Saturday, May 05, 2012

So much for having a spare sidecar rig!

As I rode Valencia, my 2011 Ural Patrol Sidecar Rig home with an ailing clutch on Thursday of this week, I was thinking to myself: "Good timing on the part of the Suzuki dealer, having Yoshie, my 2006 Suzuki V-Strom DL1000 Sidecar Rig ready for pickup".  Yoshie would function as my spare sidecar rig while Valencia awaited parts and the repairs scheduled for the 20th of the month.

Sigh, alas it was not to be.

The dealer elected to deliver the rig back to me stating that I should verify the sidecar's alignment myself before taking it out on public roads.  OK I said, that's reasonable as they don't do sidecars every day.

Yoshie was dropped off this morning and I geared up for a short ride around the neighborhood to see how she felt before I got down to the business of checking the sidecar's alignment and such.



She felt a bit weird in the rear but I shrugged that off as having been away from here over two months and having been on my Ural most of that time.  At a stop light, a Harley Davidson rider pulls up to me and yells: "Dude your rear wheel is moving back and forth!".   As you can imagine, a disconcerting remark to say the least!

We both pulled off into a shopping center's parking lot and he pushed Yoshie a short distance while I watched from the rear and damn if the tire wasn't wobbling back and forth!  Dammit.

I thanked the HD rider, and rode slowly back home.  I dismounted the tire, thinking perhaps it was a damaged tire that was causing the wobbles.  I had no luck getting the tire off.

Breaking the bead on the cut tire

I ended up cutting the perfectly good snow tire off using a sawzall.  Once I got the tire remnants off, I put the rear wheel on the ground and found it to be warped!


Yep, in spite of me telling them from the onset that I thought the wheel was bent....the dealer's tech declared the rear wheel as fine.  He told that to the insurance adjustor who believed him and so it was not part of the cost of repairs!  I figure it'll be close to $300 to replace the warped wheel with a new one, associated bearings, new axle and mounting a car tire onto it.  How much would you like to bet this amount might have pushed the cost of repairs over whatever magical mark the insurance guys follow in order to "total a bike"?

Now here Yoshie sits in my garage, sans her rear wheel/tire.  The replacement tire won't get in till the 9th so that's the earliest I can expect to be able to pick it up with a tire mounted on it.

Yoshie awaits her new wheel

Then, you have to wonder what other damages lay hidden awaiting me in the future.  I will surely write a letter to the General Manager at the Suzuki Dealer, his diagnosing tech sucks!

So, now I have two "down" sidecar rigs awaiting parts.  Luckily, there's Brigitta, my 1987 R80 Airhead Beemer, ready to take me to my first day of work on Monday.  

See, plenty of room for two rigs in my garage....


14 comments:

bobskoot said...

Dom:

I wouldn't have believed it, imagine returning your bike with a bent wheel. You've got lots of garage space but where is the Beemer SUV ? I guess it gets the outside spot.

Lucky thing you have 2 spare bikes, plus a scooter with 2 bicycles for further backup.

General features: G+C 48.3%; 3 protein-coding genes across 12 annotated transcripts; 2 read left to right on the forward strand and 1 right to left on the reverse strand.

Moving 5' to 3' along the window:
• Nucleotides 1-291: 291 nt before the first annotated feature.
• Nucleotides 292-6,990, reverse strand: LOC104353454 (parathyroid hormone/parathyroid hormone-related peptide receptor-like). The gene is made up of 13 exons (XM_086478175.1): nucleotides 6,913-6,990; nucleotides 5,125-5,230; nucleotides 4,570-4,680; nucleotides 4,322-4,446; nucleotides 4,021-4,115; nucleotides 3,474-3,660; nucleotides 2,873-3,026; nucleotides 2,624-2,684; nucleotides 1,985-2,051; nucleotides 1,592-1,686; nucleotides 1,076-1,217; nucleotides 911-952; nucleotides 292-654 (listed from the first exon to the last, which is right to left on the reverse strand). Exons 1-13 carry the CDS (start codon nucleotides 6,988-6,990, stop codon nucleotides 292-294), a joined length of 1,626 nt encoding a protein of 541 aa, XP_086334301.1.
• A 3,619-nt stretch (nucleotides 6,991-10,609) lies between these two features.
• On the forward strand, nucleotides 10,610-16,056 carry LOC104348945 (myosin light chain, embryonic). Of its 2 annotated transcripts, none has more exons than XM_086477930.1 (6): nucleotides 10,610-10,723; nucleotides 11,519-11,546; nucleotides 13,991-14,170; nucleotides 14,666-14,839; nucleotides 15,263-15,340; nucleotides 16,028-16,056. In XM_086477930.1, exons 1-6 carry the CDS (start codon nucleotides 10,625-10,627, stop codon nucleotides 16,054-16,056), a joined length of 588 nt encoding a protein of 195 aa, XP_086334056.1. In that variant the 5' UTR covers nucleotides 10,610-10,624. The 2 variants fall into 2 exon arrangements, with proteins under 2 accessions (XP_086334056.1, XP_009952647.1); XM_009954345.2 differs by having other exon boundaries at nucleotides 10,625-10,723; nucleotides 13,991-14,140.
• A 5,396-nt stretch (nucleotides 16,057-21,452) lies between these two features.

bob
Riding the Wet Coast
My Flickr // My YouTube

Charlie6 said...

Hi Bob....you really think Martha would let me put her Bimmer SUV outside? It's a three car garage. Thanks for the visit.

RichardM said...

Wow! That wheel is really bent. It's hard to believe that the mechanic (and I use that word loosely) even looked at it. It's a good thing you have the backup bike.

Good luck with the new company... I'm curious what the issue was with the last one.

Low Buck Rider said...

And all this time you thought Murphy wasn't waiting around the conner. At least you were fresh and relaxed from your little putt so it all roller off you like water off a ducks back. I have a great mental image of you on Martha's pretty blue scooter. Riding the way a real man is meant to.
Mike D.

Low Buck Rider said...

Well, I hope your first day at the new job goes better. At least Brigitta won't feel so unloved.
Mike D.

Chris Luhman said...

Yikes! more bad news.

About your bead breaking technique... use the long red bar the changer came with. It slots into the opening on the end, and gives a LOT more leverage than what looks like a screwdriver you're using.

Soapy water or tire lube are your friends. seriously. I didn't believe it until I used some.

BeemerGirl said...

Dom, please don't just pay that! Make the dealership pay for it. They are the ones that declared it safe and true. But I'm very sorry you have to continue on with the saga.

Charlie6 said...

RichardM, next time we meet, I'll tell you over a beer or three.

Charlie6 said...

Low Buck Rider, Mike: oh yes, the picture of me in full riding gear riding the little scooter, is quite amusing I am told.

Charlie6 said...

Thanks Chris, am aware of the extension but the bead was breaking just fine that way so I kept at it. What is more troubling is I managed to break my mojo lever...oh well, replacement tip is coming.

Charlie6 said...

BeemerGirl, oh I am not paying for the new wheel....no way no how.

SnickShift said...

I'd be thinking law suit. This kind of behavior is criminally dangerous. Either the insurance company or the mechanic were making money at the risk or your life. Scary.

Charlie6 said...

Snick shift....not sure we need to go that route, we'll see how things go when I talk to the insurance rep tomorrow. Thanks for commenting.

Charlie6 said...

Amazingly, the wheel cost $1023 to replace (wheel itself was $739!). Not only is the price outrageous in my opinion, but the fact that had the "tech" spotted it in the first place and added it to the estimate for repair originally, it still would not have totaled the rig.

In the insurance company's eye's my rig is worth just over $11K. Oh well.